Abstract

Experiments for determining an element of attitude are analyzed and discussed to support a method of three-axes attitude determination of spacecraft using a ground-based laser. In this method, the third element, i.e., the angle around an axis connecting a given spacecraft to another station, is determined by means of the rotatory polarization of laser light. The accuracy of the element determination has been investigated in terms of the signal-to-noise ratio of laser light detection and the scintillation due to atmospheric turbulence. The results indicate that the accuracy is inversely proportional to the voltage signal-to-noise ratio (VSNR). The limit of accuracy is set by the choice of equipment. This limit is <0.1° and is applicable for free space. When atmospheric transmission is included one must also consider the effect of scintillation. The relation between angular accuracy and the magnitude of scintillation is approximately linear in the region where the log-intensity fluctuation is smaller than ∼0.25. Experiments suggest that accuracy <0.5° over a 10-sec period (τ) would be obtained for laser transmission from earth to space given a VSNR higher than 100 and provided transmitting elevation is not too small. For other periods the value is inversely proportional to the square root of τ.

© 1982 Optical Society of America

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References

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1981

1977

T. Aruga, T. Igarashi, IEEE Trans. Aerosp. Electron. Syst. AES-13, 473 (1977).
[CrossRef]

J. L. Bufton, Appl. Opt. 16, 2654 (1977).
[CrossRef] [PubMed]

1976

S. F. Clifford, Opt. Quantum Electron. 8,95 (1976).
[CrossRef]

1972

1970

R. S. Kennedy, Proc. IEEE 58, 1651 (1970).
[CrossRef]

1968

1967

1966

Aruga, T.

T. Aruga, T. Igarashi, Appl. Opt. 20, 2698 (1981).
[CrossRef] [PubMed]

T. Aruga, T. Igarashi, IEEE Trans. Aerosp. Electron. Syst. AES-13, 473 (1977).
[CrossRef]

Buck, A. L.

Bufton, J. L.

Clifford, S. F.

S. F. Clifford, Opt. Quantum Electron. 8,95 (1976).
[CrossRef]

Davis, J. I.

Höhn, D. H.

Igarashi, T.

T. Aruga, T. Igarashi, Appl. Opt. 20, 2698 (1981).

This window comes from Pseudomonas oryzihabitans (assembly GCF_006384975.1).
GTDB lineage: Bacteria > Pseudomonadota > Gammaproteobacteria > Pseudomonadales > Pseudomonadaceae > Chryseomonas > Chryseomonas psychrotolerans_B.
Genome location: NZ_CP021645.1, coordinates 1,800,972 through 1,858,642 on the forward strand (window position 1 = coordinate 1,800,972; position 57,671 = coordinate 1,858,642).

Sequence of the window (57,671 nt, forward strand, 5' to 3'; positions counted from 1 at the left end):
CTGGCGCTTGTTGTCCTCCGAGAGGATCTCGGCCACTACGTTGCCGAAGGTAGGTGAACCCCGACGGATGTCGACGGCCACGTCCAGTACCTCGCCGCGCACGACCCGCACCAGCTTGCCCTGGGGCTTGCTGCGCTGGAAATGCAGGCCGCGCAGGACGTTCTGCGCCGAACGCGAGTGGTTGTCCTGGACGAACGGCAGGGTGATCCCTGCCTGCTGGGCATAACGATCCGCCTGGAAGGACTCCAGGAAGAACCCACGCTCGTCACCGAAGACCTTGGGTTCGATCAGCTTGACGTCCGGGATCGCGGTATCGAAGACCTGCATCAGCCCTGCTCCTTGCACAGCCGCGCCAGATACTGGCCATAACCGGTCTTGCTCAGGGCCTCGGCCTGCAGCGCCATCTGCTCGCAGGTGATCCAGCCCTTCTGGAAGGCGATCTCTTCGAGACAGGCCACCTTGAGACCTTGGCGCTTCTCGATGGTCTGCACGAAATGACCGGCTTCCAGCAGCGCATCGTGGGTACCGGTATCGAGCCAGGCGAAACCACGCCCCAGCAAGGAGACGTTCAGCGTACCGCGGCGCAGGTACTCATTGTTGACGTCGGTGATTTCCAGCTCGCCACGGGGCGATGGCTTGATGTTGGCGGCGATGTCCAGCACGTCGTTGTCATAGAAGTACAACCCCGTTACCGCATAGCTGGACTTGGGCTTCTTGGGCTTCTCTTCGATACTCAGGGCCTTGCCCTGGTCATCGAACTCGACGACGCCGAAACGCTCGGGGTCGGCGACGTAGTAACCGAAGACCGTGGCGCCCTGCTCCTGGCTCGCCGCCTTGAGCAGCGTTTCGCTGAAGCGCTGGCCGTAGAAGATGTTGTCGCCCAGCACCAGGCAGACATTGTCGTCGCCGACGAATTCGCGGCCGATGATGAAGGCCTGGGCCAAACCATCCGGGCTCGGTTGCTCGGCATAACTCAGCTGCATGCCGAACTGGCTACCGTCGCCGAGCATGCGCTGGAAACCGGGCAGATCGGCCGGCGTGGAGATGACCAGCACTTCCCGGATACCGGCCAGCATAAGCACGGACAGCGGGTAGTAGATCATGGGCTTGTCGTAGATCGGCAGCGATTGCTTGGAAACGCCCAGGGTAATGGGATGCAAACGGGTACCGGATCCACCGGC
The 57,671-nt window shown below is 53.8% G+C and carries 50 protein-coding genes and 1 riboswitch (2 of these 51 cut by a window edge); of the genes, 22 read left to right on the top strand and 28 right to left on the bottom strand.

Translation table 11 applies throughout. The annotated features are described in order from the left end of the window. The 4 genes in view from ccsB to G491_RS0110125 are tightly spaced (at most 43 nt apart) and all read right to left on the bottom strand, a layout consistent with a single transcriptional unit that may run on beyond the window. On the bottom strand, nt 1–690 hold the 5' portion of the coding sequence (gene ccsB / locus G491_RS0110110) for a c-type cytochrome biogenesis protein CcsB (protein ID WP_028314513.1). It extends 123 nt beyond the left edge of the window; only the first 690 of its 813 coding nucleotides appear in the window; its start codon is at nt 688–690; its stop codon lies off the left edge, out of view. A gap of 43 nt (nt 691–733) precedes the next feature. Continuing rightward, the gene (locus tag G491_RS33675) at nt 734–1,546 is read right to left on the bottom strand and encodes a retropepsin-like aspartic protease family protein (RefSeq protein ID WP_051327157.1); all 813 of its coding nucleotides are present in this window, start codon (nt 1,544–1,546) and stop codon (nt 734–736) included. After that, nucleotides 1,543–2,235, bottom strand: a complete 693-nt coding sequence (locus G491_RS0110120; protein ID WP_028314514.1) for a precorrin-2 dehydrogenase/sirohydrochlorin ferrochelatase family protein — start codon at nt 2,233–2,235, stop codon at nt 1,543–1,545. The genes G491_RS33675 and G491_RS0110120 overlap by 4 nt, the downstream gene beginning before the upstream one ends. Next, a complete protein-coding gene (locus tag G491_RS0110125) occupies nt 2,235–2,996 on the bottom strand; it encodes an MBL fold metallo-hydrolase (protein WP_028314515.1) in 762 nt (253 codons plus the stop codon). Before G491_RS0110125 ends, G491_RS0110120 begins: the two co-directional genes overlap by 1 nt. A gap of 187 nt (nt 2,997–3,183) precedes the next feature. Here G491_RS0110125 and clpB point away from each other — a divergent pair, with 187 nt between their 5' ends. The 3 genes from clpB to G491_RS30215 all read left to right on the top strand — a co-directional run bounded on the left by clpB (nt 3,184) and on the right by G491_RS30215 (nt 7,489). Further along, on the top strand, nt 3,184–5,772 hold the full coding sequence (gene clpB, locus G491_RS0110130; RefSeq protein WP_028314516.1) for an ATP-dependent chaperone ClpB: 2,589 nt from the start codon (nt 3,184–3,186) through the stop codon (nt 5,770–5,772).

[CrossRef] [PubMed]

T. Aruga, T. Igarashi, IEEE Trans. Aerosp. Electron. Syst. AES-13, 473 (1977).
[CrossRef]

Kennedy, R. S.

R. S. Kennedy, Proc. IEEE 58, 1651 (1970).
[CrossRef]

Kingston, R. H.

R. H. Kingston, Detection of Optical and Infrared Radiation (Springer, New York, 1978).

Minott, P. O.

Tatarski, V. I.

V. I. Tatarski, Wave Propagation in a Turbulent Medium (McGraw-Hill, New York, 1961).

Zuev, V. E.

V. E. Zuev, Propagation of Visible and Infrared Radiation in the Atmosphere (Wiley, New York, 1974).

Appl. Opt.

IEEE Trans. Aerosp. Electron. Syst.

T. Aruga, T. Igarashi, IEEE Trans. Aerosp. Electron. Syst. AES-13, 473 (1977).
[CrossRef]

J. Opt. Soc. Am.

Opt. Quantum Electron.

S. F. Clifford, Opt. Quantum Electron. 8,95 (1976).
[CrossRef]

Proc. IEEE

R. S. Kennedy, Proc. IEEE 58, 1651 (1970).
[CrossRef]

Other

R. H. Kingston, Detection of Optical and Infrared Radiation (Springer, New York, 1978).

V. I. Tatarski, Wave Propagation in a Turbulent Medium (McGraw-Hill, New York, 1961).

V. E. Zuev, Propagation of Visible and Infrared Radiation in the Atmosphere (Wiley, New York, 1974).

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Figures (5)

Fig. 1
Fig. 1

Block diagram of the preliminary ground-based experiments.

Fig. 2
Fig. 2

Relation between the accuracy of ψ determination and voltage signal-to-noise ratio of laser light detection. The broken line shows the accuracy limit of the system used.

Fig. 3
Fig. 3

Example of the detected sine wave (8-Hz) distortion due to atmospheric turbulence.

Fig. 4
Fig. 4

Example for comparison between the accuracy of ψ determination and magnitude of scintillation. In this case the frequency of rotatory polarization is 8 rev/sec.

Fig. 5
Fig. 5

Same as Fig. 4 except for 4 rev/sec.

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